iperf3: interrupt - the client has terminated
pi64 ~ #
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NeddySeagoon
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PostPosted: Tue Jul 30, 2019 8:04 pm    Post subject: Reply with quote

orion777,

Code:
Destination     Gateway         Genmask         Flags Metric Ref    Use Iface
static-213-100- 0.0.0.0         255.255.255.248 U     102    0        0 usb0

is restricted to the 8 IP addresses in its 255.255.255.248 network. One of those will be a gateway.
You can add a static route over this gateway.
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orion777
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PostPosted: Wed Jul 31, 2019 5:55 am    Post subject: Reply with quote

Okay, it seems to work with the following
Code:
ip route add 84.245.226.0/24 via 213.100.165.89

where I am asking to route everything from my IP address of the remote windows machine to go thru the usb0 gateway.
But You mention that it is possible to specify exact ports for a tcp connection. How it can be done? What are the key words for this task to search in google?
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NeddySeagoon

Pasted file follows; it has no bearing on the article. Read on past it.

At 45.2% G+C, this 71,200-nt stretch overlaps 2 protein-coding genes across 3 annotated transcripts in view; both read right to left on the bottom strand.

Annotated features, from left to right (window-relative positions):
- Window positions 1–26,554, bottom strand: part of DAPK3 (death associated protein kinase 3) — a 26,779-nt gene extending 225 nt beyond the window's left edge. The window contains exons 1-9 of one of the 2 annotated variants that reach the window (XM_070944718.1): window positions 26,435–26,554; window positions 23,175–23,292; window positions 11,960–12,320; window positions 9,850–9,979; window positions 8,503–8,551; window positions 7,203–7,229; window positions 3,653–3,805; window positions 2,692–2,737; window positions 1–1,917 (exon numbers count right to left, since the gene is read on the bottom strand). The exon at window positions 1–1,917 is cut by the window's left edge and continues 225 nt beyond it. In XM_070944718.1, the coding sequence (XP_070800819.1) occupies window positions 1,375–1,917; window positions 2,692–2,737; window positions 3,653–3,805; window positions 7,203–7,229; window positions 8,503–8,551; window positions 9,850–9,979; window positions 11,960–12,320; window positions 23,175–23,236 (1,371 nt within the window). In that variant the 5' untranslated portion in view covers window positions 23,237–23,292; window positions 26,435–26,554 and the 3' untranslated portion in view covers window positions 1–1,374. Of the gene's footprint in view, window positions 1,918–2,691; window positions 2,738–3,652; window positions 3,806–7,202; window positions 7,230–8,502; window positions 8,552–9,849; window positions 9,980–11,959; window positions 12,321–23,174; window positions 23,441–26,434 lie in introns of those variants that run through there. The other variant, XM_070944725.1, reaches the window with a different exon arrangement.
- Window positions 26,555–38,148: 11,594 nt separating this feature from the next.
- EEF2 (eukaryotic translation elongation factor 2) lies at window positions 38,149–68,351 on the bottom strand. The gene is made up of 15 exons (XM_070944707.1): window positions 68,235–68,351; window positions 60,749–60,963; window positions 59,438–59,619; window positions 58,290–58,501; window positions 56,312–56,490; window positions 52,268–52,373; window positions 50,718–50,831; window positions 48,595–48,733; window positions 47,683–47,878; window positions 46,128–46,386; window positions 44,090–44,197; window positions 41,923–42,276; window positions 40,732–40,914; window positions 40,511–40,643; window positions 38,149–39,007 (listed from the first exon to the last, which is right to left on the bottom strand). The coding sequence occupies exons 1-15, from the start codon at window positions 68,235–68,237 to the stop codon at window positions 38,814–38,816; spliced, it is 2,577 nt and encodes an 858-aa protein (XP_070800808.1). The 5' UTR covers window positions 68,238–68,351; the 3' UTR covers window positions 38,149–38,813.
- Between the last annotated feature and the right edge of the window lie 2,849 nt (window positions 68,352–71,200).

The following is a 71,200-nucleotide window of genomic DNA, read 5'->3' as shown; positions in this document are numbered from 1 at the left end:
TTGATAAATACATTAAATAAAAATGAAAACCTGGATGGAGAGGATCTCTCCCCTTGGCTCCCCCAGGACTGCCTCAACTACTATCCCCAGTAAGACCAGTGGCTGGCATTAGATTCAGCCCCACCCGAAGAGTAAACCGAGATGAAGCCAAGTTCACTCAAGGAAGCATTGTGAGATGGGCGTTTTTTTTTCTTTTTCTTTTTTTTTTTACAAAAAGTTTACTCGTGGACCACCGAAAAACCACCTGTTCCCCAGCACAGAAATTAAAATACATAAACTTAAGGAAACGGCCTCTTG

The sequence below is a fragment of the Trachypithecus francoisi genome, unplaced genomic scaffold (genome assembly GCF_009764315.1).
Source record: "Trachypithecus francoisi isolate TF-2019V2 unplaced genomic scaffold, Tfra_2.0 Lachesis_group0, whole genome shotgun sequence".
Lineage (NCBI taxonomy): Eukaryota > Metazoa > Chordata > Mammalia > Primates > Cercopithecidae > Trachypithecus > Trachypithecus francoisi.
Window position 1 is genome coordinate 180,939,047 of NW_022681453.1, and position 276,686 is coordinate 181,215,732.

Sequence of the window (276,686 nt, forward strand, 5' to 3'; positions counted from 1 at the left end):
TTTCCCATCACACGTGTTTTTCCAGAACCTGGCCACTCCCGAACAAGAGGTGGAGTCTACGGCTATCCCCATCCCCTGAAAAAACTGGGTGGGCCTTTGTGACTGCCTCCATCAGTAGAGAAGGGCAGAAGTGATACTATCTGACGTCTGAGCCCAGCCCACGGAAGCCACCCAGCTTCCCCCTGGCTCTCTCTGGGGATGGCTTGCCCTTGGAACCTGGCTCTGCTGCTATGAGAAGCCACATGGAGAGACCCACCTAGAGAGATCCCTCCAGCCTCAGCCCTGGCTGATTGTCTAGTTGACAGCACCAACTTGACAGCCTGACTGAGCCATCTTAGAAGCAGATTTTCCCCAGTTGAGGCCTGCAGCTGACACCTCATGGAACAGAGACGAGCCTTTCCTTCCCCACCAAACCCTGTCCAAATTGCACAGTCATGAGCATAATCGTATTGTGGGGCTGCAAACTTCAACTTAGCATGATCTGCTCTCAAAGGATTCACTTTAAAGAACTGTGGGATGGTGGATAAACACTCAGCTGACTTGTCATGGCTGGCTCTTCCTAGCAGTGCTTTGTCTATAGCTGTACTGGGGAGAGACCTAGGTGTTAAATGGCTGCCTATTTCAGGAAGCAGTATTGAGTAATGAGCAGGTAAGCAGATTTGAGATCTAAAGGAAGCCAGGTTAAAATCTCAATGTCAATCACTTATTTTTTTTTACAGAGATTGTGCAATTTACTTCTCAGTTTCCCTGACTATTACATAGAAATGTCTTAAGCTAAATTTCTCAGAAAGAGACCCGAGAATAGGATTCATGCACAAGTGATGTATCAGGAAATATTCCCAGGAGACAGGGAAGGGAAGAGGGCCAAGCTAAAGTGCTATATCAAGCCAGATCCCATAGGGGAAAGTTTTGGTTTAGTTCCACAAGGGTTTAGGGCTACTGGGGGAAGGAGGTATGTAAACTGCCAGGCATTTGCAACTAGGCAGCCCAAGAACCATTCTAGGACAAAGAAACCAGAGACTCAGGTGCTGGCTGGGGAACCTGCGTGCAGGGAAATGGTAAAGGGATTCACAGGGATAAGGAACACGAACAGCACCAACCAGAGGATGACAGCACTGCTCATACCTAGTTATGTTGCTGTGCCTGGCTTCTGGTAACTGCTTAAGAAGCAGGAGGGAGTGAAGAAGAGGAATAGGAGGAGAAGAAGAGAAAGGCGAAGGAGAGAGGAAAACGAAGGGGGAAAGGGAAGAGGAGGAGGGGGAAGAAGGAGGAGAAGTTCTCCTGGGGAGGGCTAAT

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PostPosted: Wed Jul 31, 2019 8:00 am    Post subject: Reply with quote

orion777,

You need iptables and rules to filter TCP/IP traffic based on its source and/or destination port.
UDP does tot have ports, so this is limited to TCP/IP only.
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orion777
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PostPosted: Wed Jul 31, 2019 9:13 am    Post subject: Reply with quote

So Okay, here what we have:
Code:
route
Kernel IP routing table
Destination     Gateway         Genmask         Flags Metric Ref    Use Iface
default         hi.link         0.0.0.0         UG    101    0        0 eth1
192.168.8.0     0.0.0.0         255.255.255.0   U     101    0        0 eth1
static-213-100- 0.0.0.0         255.255.255.248 U     700    0        0 usb0

But if I make
Code:
iptables -A INPUT -i usb0 -p tcp --dport 5201 -j ACCEPT